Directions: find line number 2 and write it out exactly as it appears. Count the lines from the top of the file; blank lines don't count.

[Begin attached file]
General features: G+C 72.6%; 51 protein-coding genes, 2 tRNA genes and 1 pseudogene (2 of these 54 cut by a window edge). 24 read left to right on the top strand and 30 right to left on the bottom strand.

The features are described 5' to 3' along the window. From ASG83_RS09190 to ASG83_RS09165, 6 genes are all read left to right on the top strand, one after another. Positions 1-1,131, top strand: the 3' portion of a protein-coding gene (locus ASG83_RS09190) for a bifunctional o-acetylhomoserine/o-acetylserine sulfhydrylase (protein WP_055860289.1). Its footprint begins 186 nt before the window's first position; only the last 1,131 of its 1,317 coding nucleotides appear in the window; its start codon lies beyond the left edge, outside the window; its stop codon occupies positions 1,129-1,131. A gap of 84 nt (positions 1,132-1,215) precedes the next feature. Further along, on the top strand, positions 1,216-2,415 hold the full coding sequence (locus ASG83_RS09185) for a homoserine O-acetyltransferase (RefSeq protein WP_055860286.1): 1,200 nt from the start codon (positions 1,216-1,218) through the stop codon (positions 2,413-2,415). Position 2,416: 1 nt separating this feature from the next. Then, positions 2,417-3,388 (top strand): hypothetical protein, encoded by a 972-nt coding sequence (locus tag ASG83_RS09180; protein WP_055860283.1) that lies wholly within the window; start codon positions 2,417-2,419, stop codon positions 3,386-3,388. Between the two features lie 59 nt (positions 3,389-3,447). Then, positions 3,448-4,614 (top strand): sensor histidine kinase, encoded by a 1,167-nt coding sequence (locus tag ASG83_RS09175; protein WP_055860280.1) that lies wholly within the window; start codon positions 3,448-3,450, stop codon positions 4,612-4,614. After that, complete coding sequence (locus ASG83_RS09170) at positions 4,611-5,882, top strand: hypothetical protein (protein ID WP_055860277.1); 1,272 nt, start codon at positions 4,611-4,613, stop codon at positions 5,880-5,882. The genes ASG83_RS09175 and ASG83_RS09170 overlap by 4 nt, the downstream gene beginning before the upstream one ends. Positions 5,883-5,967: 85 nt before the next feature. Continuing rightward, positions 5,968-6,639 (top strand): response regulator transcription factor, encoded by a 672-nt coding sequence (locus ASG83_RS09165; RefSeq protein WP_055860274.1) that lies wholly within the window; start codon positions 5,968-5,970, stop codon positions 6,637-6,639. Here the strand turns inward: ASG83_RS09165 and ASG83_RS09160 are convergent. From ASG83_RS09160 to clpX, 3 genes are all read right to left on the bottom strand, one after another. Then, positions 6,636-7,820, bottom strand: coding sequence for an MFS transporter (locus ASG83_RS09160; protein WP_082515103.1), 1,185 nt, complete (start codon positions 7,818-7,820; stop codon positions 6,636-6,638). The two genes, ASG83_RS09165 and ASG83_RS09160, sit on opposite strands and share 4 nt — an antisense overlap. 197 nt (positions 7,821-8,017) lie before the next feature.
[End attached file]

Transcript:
The features are described 5' to 3' along the window. From ASG83_RS09190 to ASG83_RS09165, 6 genes are all read left to right on the top strand, one after another. Positions 1-1,131, top strand: the 3' portion of a protein-coding gene (locus ASG83_RS09190) for a bifunctional o-acetylhomoserine/o-acetylserine sulfhydrylase (protein WP_055860289.1). Its footprint begins 186 nt before the window's first position; only the last 1,131 of its 1,317 coding nucleotides appear in the window; its start codon lies beyond the left edge, outside the window; its stop codon occupies positions 1,129-1,131. A gap of 84 nt (positions 1,132-1,215) precedes the next feature. Further along, on the top strand, positions 1,216-2,415 hold the full coding sequence (locus ASG83_RS09185) for a homoserine O-acetyltransferase (RefSeq protein WP_055860286.1): 1,200 nt from the start codon (positions 1,216-1,218) through the stop codon (positions 2,413-2,415). Position 2,416: 1 nt separating this feature from the next. Then, positions 2,417-3,388 (top strand): hypothetical protein, encoded by a 972-nt coding sequence (locus tag ASG83_RS09180; protein WP_055860283.1) that lies wholly within the window; start codon positions 2,417-2,419, stop codon positions 3,386-3,388. Between the two features lie 59 nt (positions 3,389-3,447). Then, positions 3,448-4,614 (top strand): sensor histidine kinase, encoded by a 1,167-nt coding sequence (locus tag ASG83_RS09175; protein WP_055860280.1) that lies wholly within the window; start codon positions 3,448-3,450, stop codon positions 4,612-4,614. After that, complete coding sequence (locus ASG83_RS09170) at positions 4,611-5,882, top strand: hypothetical protein (protein ID WP_055860277.1); 1,272 nt, start codon at positions 4,611-4,613, stop codon at positions 5,880-5,882. The genes ASG83_RS09175 and ASG83_RS09170 overlap by 4 nt, the downstream gene beginning before the upstream one ends. Positions 5,883-5,967: 85 nt before the next feature. Continuing rightward, positions 5,968-6,639 (top strand): response regulator transcription factor, encoded by a 672-nt coding sequence (locus ASG83_RS09165; RefSeq protein WP_055860274.1) that lies wholly within the window; start codon positions 5,968-5,970, stop codon positions 6,637-6,639. Here the strand turns inward: ASG83_RS09165 and ASG83_RS09160 are convergent. From ASG83_RS09160 to clpX, 3 genes are all read right to left on the bottom strand, one after another. Then, positions 6,636-7,820, bottom strand: coding sequence for an MFS transporter (locus ASG83_RS09160; protein WP_082515103.1), 1,185 nt, complete (start codon positions 7,818-7,820; stop codon positions 6,636-6,638). The two genes, ASG83_RS09165 and ASG83_RS09160, sit on opposite strands and share 4 nt — an antisense overlap. 197 nt (positions 7,821-8,017) lie before the next feature.